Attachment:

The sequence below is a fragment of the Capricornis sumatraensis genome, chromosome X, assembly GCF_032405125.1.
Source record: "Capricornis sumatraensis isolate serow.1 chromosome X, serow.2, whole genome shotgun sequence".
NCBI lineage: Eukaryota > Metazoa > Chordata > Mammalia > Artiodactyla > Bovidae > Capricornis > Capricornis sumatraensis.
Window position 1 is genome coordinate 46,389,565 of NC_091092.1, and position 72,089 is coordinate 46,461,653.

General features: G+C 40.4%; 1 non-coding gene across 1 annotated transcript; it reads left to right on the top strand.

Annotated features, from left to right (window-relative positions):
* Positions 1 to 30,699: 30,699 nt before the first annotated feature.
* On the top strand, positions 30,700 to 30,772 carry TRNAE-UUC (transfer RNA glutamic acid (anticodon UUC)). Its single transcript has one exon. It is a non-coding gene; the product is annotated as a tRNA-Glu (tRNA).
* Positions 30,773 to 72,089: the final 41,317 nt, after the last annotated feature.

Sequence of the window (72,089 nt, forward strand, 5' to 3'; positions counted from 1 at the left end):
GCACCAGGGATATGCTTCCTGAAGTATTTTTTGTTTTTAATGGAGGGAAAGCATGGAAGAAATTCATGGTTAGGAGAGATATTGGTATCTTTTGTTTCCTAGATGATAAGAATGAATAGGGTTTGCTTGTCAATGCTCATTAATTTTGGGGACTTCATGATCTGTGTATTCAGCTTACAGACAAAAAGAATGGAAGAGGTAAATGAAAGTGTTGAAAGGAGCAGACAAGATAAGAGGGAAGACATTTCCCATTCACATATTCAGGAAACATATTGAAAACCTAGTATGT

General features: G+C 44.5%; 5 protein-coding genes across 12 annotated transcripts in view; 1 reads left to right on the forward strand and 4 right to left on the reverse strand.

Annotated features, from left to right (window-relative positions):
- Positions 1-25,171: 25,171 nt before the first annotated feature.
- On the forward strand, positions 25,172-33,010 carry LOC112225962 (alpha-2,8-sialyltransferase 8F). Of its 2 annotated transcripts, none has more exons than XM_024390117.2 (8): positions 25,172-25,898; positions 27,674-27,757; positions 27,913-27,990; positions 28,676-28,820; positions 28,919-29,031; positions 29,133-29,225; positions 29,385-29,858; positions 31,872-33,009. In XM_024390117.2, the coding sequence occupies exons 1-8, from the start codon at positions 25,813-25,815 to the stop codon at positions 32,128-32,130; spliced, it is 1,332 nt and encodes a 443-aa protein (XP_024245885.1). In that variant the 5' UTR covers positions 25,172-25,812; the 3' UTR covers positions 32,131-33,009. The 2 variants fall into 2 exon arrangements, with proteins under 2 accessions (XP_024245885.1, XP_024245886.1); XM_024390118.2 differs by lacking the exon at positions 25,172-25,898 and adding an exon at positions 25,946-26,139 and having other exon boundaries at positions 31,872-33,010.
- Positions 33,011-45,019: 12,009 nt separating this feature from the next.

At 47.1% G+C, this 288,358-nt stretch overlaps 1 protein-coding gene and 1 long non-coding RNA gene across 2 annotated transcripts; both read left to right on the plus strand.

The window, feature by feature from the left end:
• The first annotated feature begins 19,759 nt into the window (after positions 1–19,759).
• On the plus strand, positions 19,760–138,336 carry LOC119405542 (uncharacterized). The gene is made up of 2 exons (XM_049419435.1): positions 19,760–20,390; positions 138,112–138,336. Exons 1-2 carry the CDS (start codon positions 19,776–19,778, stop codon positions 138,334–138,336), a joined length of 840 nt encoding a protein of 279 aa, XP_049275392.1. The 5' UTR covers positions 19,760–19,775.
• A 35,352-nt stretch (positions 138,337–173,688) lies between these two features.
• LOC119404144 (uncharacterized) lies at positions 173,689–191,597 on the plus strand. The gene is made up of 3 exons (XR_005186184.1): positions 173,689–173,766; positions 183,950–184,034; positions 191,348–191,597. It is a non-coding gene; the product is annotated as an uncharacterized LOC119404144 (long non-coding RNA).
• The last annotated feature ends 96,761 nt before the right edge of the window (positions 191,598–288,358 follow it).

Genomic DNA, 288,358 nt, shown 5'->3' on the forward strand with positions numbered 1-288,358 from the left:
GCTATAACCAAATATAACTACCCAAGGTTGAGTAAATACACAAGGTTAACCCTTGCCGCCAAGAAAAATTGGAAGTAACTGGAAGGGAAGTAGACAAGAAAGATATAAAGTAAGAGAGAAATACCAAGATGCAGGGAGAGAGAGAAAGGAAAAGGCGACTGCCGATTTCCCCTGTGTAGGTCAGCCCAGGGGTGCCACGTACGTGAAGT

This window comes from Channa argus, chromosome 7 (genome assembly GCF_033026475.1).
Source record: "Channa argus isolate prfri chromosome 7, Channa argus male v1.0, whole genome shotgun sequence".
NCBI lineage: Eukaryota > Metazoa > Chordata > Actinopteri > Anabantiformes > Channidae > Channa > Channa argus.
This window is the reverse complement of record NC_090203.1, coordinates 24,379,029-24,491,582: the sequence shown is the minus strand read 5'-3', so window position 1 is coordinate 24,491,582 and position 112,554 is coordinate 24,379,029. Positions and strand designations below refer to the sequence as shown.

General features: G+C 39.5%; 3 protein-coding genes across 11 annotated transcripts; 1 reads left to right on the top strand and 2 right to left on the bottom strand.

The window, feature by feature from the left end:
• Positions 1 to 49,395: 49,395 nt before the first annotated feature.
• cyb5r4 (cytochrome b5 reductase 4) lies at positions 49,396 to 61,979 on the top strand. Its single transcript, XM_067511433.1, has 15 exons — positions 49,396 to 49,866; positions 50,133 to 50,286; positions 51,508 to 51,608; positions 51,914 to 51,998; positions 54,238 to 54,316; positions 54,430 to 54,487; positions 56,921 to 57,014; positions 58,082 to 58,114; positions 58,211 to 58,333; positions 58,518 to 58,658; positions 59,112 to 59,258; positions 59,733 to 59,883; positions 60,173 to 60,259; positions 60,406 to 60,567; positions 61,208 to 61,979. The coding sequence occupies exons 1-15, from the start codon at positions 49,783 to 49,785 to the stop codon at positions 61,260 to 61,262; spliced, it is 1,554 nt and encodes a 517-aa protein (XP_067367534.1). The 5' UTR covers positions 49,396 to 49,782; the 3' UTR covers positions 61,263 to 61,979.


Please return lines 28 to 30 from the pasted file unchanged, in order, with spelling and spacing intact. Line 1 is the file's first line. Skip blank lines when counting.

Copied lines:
NCBI lineage: Eukaryota > Metazoa > Chordata > Actinopteri > Anabantiformes > Channidae > Channa > Channa argus.
This window is the reverse complement of record NC_090203.1, coordinates 24,379,029-24,491,582: the sequence shown is the minus strand read 5'-3', so window position 1 is coordinate 24,491,582 and position 112,554 is coordinate 24,379,029. Positions and strand designations below refer to the sequence as shown.

General features: G+C 39.5%; 3 protein-coding genes across 11 annotated transcripts; 1 reads left to right on the top strand and 2 right to left on the bottom strand.